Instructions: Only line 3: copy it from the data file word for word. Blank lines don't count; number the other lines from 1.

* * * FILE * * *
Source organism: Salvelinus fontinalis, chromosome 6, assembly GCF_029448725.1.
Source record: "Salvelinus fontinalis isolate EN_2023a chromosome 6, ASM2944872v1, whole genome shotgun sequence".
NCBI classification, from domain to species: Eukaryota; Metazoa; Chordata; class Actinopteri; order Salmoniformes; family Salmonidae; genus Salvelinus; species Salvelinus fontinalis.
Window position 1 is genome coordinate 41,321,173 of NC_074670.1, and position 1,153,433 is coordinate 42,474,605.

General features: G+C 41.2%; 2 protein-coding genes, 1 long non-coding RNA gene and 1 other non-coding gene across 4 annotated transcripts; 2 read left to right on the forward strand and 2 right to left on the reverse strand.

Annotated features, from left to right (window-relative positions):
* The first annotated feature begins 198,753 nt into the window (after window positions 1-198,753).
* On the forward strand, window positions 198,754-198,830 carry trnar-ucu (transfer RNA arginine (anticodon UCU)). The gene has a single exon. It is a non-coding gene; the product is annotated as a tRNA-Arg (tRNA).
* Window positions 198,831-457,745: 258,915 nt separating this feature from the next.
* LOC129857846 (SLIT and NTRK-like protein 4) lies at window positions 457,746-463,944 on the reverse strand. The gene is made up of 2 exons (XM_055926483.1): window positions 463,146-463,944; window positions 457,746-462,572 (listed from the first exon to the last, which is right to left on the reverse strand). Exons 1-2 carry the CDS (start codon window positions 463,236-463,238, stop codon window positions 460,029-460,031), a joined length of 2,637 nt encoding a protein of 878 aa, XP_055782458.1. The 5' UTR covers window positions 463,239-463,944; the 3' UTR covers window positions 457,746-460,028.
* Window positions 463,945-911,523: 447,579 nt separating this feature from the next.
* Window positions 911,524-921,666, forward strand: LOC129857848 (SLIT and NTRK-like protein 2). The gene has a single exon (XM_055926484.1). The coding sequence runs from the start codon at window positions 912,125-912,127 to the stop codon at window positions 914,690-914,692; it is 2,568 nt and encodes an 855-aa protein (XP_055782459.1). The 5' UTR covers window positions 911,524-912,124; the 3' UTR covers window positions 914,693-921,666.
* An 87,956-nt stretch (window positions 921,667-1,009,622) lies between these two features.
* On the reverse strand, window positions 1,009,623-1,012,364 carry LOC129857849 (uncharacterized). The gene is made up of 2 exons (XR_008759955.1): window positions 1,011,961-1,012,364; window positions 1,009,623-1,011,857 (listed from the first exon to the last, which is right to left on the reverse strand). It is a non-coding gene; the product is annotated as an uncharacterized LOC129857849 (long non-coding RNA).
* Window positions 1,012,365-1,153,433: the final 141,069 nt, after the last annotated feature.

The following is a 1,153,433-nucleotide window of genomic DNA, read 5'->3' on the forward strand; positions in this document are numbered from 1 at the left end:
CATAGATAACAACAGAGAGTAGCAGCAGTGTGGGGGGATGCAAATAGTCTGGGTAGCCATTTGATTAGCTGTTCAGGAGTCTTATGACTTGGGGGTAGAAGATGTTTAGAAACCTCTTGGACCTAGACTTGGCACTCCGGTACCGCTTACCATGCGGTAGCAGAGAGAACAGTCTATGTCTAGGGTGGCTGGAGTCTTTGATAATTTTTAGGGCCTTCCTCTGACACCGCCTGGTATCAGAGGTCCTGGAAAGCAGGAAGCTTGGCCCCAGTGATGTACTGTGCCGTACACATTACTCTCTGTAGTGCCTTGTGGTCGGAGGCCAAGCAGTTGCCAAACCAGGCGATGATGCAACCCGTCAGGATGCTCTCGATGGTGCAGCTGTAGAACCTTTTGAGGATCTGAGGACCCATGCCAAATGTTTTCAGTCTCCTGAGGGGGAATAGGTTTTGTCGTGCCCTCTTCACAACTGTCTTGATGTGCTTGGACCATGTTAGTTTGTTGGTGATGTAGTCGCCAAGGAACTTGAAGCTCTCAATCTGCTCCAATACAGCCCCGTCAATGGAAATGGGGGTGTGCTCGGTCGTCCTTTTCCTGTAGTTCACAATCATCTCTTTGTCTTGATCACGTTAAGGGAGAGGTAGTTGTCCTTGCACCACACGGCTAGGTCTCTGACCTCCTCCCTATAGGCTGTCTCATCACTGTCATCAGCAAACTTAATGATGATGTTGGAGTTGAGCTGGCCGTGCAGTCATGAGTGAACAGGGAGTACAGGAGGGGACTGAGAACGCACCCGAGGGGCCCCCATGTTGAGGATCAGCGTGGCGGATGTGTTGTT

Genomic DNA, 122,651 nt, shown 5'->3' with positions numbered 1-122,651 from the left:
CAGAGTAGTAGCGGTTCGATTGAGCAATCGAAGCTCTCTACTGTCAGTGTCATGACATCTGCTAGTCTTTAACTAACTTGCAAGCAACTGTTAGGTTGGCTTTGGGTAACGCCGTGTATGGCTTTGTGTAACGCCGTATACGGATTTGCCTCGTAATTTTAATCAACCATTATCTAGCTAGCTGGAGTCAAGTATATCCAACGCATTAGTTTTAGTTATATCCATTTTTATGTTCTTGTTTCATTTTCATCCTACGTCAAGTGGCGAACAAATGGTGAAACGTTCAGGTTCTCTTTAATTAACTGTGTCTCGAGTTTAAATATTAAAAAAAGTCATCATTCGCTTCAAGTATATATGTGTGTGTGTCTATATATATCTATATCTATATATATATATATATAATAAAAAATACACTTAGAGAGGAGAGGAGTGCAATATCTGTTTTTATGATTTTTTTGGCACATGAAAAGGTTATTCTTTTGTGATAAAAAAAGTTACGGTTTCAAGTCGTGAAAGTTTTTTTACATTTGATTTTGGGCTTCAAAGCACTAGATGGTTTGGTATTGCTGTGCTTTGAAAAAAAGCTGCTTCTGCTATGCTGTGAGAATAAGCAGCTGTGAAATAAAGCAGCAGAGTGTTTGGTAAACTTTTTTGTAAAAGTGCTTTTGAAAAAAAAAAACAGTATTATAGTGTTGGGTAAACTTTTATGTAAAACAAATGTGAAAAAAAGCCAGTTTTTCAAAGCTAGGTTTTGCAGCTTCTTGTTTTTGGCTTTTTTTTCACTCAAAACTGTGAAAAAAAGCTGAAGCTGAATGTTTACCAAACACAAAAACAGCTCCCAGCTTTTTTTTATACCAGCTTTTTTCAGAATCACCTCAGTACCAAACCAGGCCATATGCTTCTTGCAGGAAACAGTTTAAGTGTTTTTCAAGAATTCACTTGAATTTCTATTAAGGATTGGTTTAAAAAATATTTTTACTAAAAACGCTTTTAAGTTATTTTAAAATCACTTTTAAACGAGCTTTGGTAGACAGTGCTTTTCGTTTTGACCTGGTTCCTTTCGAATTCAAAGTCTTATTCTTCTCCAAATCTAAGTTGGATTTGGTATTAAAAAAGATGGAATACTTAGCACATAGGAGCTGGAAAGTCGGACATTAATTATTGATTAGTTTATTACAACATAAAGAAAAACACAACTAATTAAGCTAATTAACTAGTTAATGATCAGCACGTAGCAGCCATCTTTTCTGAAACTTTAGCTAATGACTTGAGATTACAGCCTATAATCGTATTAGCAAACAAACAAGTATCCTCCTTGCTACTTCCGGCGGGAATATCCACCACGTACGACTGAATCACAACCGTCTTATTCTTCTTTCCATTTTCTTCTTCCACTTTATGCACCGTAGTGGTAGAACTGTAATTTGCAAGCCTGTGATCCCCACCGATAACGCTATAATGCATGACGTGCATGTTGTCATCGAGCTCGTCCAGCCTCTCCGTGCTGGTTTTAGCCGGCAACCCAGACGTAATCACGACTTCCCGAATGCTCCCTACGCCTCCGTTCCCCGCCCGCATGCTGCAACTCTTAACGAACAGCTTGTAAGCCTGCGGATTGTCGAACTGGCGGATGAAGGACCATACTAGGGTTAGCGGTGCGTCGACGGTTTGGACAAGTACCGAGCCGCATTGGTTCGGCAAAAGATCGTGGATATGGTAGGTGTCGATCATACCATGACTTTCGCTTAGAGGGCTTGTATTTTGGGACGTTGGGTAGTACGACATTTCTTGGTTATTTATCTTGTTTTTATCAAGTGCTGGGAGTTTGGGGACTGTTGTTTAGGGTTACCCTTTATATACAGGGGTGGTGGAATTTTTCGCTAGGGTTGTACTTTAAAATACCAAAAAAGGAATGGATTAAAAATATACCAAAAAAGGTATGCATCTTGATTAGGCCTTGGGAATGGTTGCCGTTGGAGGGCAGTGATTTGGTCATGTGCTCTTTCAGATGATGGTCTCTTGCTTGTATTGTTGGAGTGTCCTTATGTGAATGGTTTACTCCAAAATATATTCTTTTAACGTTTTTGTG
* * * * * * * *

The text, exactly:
NCBI classification, from domain to species: Eukaryota; Metazoa; Chordata; class Actinopteri; order Salmoniformes; family Salmonidae; genus Salvelinus; species Salvelinus fontinalis.